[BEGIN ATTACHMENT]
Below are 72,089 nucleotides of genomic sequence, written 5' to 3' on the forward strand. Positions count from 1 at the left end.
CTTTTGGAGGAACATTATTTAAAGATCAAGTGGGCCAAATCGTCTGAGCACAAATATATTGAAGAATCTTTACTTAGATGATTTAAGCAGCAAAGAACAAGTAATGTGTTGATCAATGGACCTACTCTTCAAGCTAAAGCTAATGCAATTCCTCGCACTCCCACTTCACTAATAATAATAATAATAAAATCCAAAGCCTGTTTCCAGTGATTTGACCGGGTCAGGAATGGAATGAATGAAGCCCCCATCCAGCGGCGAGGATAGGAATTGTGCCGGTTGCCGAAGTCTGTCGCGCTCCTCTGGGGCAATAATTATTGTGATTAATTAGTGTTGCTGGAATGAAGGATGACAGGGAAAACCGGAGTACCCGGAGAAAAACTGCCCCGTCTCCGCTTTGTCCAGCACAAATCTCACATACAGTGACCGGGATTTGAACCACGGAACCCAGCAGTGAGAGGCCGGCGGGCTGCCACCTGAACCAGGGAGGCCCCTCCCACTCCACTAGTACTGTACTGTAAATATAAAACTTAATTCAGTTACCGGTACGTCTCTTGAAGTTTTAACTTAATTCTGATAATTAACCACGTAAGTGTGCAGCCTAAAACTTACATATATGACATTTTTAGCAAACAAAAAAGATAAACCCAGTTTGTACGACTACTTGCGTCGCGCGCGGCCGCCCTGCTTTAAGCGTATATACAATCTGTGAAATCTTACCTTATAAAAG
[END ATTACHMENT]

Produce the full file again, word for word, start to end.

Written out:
Below are 72,089 nucleotides of genomic sequence, written 5' to 3' on the forward strand. Positions count from 1 at the left end.
CTTTTGGAGGAACATTATTTAAAGATCAAGTGGGCCAAATCGTCTGAGCACAAATATATTGAAGAATCTTTACTTAGATGATTTAAGCAGCAAAGAACAAGTAATGTGTTGATCAATGGACCTACTCTTCAAGCTAAAGCTAATGCAATTCCTCGCACTCCCACTTCACTAATAATAATAATAATAAAATCCAAAGCCTGTTTCCAGTGATTTGACCGGGTCAGGAATGGAATGAATGAAGCCCCCATCCAGCGGCGAGGATAGGAATTGTGCCGGTTGCCGAAGTCTGTCGCGCTCCTCTGGGGCAATAATTATTGTGATTAATTAGTGTTGCTGGAATGAAGGATGACAGGGAAAACCGGAGTACCCGGAGAAAAACTGCCCCGTCTCCGCTTTGTCCAGCACAAATCTCACATACAGTGACCGGGATTTGAACCACGGAACCCAGCAGTGAGAGGCCGGCGGGCTGCCACCTGAACCAGGGAGGCCCCTCCCACTCCACTAGTACTGTACTGTAAATATAAAACTTAATTCAGTTACCGGTACGTCTCTTGAAGTTTTAACTTAATTCTGATAATTAACCACGTAAGTGTGCAGCCTAAAACTTACATATATGACATTTTTAGCAAACAAAAAAGATAAACCCAGTTTGTACGACTACTTGCGTCGCGCGCGGCCGCCCTGCTTTAAGCGTATATACAATCTGTGAAATCTTACCTTATAAAAG